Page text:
Data is the lifeblood of modern business — and enterprise resource planning (ERP) systems are where the data lives. ERP software integrates data and business functions across departments like finance, manufacturing, marketing, sales and more, presenting a juicy target for cyber criminals. And make no mistake: Cyber attackers show no signs of slowing down since a 2018 warning from the U.S. Cybersecurity & Infrastructure Security Agency (CISA) that they were making legacy ERP systems their top target(opens in new tab).
In 2021 the average number of overall cyberattacks per company increased 31% year over year, according to an annual cybersecurity report by Accenture. In addition, 81% of nearly 4,750 CISOs who were surveyed by the global consultancy indicated they were in a “constant battle” to stay ahead of cybercriminals and that the cost was “unsustainable”.
So, if you’re managing an ERP system or planning to deploy one, understanding the most common ERP security challenges — and the best practices you need to defeat them — should be among your top priorities.
On-Premises vs. Cloud ERP Security
First, it’s important to know that ERP’s migration from on-premises systems to the cloud leads to changes in the key ERP security challenges and their solutions. It’s not so much that one ERP security challenge disappears and another emerges — though there is some of that. It’s more that the differences between on-premises and cloud ERP deployments cause shifts in emphasis.
Plus, when you go to the cloud, security best practices need to be distributed between the cloud provider and the business, with each taking on specific responsibilities. While this adds administrative complexity, it’s largely a good thing because few businesses have the resources or IT capabilities to deliver the high level of security, at scale, that cloud services provide. This typically includes high levels of physical security for their data centers, continuity/backup best practices and redundancy to protect against ransomware attacks, encrypting data in transit and at rest, machine learning algorithms that can detect inbound threats, and identity access management that includes multifactor authentication (MFA).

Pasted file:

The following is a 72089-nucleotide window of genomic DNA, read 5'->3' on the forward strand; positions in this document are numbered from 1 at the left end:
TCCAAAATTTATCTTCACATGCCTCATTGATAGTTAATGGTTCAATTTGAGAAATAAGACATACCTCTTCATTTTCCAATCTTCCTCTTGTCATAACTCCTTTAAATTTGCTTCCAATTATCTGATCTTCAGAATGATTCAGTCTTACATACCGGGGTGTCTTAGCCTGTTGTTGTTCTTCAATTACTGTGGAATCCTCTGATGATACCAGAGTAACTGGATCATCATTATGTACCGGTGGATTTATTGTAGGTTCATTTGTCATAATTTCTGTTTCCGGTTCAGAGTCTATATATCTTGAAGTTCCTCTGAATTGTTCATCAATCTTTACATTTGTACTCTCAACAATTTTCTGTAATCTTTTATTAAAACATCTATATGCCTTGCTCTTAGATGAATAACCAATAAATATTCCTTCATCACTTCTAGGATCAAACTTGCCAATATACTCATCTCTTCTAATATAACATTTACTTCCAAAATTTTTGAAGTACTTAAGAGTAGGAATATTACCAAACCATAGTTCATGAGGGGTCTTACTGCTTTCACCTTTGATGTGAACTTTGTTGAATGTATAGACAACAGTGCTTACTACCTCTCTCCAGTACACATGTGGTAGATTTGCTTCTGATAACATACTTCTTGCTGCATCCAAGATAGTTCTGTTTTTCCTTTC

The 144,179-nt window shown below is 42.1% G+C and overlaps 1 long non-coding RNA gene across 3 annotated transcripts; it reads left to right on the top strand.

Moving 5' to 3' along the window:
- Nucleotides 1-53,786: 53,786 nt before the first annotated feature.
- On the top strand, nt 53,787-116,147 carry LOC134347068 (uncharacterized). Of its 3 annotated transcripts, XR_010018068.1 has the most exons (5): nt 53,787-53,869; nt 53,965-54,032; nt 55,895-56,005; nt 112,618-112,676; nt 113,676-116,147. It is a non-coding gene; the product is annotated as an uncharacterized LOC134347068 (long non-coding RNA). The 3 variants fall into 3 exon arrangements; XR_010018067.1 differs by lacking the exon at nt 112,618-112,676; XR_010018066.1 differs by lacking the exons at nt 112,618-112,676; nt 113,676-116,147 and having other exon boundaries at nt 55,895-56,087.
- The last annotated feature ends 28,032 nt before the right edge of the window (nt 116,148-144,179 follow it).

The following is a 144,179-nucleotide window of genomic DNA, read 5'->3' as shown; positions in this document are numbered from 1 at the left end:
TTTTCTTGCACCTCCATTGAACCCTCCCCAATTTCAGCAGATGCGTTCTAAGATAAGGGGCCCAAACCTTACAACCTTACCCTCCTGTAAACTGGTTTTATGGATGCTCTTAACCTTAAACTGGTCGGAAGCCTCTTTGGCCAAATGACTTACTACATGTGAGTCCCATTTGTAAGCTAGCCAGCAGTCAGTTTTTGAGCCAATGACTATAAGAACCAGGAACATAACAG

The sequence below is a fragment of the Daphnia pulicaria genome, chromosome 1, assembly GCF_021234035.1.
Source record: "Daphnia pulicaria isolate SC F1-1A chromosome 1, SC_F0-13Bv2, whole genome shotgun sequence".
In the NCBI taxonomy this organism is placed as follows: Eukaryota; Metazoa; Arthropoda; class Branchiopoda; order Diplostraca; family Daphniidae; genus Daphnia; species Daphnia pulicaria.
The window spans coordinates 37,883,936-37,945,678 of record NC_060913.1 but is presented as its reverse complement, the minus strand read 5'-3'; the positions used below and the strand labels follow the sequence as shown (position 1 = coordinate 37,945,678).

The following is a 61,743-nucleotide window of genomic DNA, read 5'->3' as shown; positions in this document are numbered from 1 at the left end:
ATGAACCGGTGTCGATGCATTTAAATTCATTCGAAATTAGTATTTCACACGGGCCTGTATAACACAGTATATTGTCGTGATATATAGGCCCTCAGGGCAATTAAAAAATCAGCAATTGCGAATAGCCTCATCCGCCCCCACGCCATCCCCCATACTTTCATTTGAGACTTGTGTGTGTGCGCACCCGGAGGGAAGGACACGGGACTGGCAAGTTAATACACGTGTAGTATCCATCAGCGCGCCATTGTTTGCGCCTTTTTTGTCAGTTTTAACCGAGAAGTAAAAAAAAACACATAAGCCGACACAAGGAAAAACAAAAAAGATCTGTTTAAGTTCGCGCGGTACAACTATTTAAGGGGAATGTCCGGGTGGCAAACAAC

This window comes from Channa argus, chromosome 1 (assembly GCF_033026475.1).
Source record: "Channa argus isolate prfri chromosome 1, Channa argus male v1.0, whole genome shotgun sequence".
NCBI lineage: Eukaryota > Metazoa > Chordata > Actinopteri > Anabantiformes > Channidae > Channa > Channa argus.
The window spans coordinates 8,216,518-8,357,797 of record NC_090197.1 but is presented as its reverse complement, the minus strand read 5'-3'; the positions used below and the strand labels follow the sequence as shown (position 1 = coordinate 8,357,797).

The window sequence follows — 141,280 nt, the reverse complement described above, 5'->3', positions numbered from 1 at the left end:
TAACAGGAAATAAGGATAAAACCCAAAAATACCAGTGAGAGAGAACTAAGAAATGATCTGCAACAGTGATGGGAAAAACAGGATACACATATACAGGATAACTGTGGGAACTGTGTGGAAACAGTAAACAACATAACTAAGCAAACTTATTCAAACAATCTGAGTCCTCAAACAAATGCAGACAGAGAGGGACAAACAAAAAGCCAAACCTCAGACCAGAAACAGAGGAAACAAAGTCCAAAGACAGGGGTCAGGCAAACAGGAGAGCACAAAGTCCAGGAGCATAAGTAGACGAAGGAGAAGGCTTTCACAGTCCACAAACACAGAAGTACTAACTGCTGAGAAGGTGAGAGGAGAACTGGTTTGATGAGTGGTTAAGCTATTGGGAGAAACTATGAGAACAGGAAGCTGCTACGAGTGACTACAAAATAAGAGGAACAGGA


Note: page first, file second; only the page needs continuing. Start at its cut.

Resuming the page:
ERP Security Challenges
Cybercriminals exploit technology vulnerabilities, human vulnerabilities, or both. But the biggest breaches typically start with human error. Experts often cite an unwitting or, more rarely, malicious employee as the root cause in many headline-grabbing cybersecurity attacks.
Consequently, this list of top ERP security challenges references key security controls and business processes designed to prevent human errors that can lead to an ERP security breach:
Poor governance: In many organizations, security and data access and retention policies aren’t well-documented and, worse, aren’t fully enforced.
Access management: Technically a subset of poor governance, but probably the biggest cybersecurity challenge of all — ERP and otherwise — access management is deserving of its own bullet.
Exposure: Organizations feel that deploying cloud-based ERP is inherently less secure. This is due to the incorrect perception that one has more security control with on-premises deployment rather than a cloud deployment.
Shared responsibility: Distributing cybersecurity roles and responsibilities across your business and your cloud ERP provider adds a whole new dimension to security strategy and governance. For example, the ERP vendor generally implements cloud security controls for its infrastructure and applications, while its customers must implement controls for any data that flows in and out of the ERP system and for the employees who use it.
Fast-changing threat environment: Attackers are continuously evolving, but most organizations have static defenses.
Customization: When you extend your provider’s core ERP capabilities, regardless of where it resides, you inevitably introduce new vulnerabilities.
Frequent software updates: While wonderful for the quality and usability of modern technology, frequent software releases can cause cybersecurity challenges in on-premises ERP systems because it’s hard to keep up to date — which leaves your ERP vulnerable to attack.
Continuously advancing attack vectors: Malicious actors are constantly leveraging new angles of attack. They are evolving their strategy and game plan to stay one step ahead. Once an attack surface becomes well known, they switch to a new vector. Software vendors need to constantly adapt and evolve to keep up.
Best Practices to Beat ERP Security Challenges
Sound governance, including a comprehensive ERP security strategy informed by business-risk-based analysis, is an umbrella best practice. Tech managers in many small and midsize businesses think “governance” is a hairy and complex beast that applies only to large enterprises. But the core of it is simple, and it applies to companies of all sizes: It means you really know precisely how your technology supports your business objectives, you write clear policies that document how to get the best business boost from your technology, and you actually enforce those policies.